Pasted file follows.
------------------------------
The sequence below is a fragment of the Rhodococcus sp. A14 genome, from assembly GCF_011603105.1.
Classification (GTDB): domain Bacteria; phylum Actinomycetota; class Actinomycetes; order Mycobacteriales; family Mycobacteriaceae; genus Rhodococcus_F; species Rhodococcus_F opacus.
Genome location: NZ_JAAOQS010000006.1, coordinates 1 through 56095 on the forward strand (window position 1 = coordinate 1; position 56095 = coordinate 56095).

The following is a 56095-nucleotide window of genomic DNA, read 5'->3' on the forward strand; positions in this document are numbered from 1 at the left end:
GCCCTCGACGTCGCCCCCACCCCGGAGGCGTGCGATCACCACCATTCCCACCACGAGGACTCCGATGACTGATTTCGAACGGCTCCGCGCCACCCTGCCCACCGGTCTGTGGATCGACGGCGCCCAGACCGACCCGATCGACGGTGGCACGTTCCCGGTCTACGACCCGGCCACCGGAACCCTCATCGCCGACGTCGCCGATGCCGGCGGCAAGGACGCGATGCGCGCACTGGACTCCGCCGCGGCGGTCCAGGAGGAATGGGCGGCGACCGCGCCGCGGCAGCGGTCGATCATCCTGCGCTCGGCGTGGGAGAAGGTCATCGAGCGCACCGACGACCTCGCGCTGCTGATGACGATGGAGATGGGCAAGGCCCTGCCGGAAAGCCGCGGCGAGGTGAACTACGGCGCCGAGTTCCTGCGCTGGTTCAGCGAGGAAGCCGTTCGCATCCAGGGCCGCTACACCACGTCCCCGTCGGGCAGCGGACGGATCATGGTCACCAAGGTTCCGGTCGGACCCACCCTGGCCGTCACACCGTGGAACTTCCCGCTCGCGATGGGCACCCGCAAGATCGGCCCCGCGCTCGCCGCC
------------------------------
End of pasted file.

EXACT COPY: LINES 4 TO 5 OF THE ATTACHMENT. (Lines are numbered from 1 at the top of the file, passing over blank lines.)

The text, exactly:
The following is a 56095-nucleotide window of genomic DNA, read 5'->3' on the forward strand; positions in this document are numbered from 1 at the left end:
GCCCTCGACGTCGCCCCCACCCCGGAGGCGTGCGATCACCACCATTCCCACCACGAGGACTCCGATGACTGATTTCGAACGGCTCCGCGCCACCCTGCCCACCGGTCTGTGGATCGACGGCGCCCAGACCGACCCGATCGACGGTGGCACGTTCCCGGTCTACGACCCGGCCACCGGAACCCTCATCGCCGACGTCGCCGATGCCGGCGGCAAGGACGCGATGCGCGCACTGGACTCCGCCGCGGCGGTCCAGGAGGAATGGGCGGCGACCGCGCCGCGGCAGCGGTCGATCATCCTGCGCTCGGCGTGGGAGAAGGTCATCGAGCGCACCGACGACCTCGCGCTGCTGATGACGATGGAGATGGGCAAGGCCCTGCCGGAAAGCCGCGGCGAGGTGAACTACGGCGCCGAGTTCCTGCGCTGGTTCAGCGAGGAAGCCGTTCGCATCCAGGGCCGCTACACCACGTCCCCGTCGGGCAGCGGACGGATCATGGTCACCAAGGTTCCGGTCGGACCCACCCTGGCCGTCACACCGTGGAACTTCCCGCTCGCGATGGGCACCCGCAAGATCGGCCCCGCGCTCGCCGCC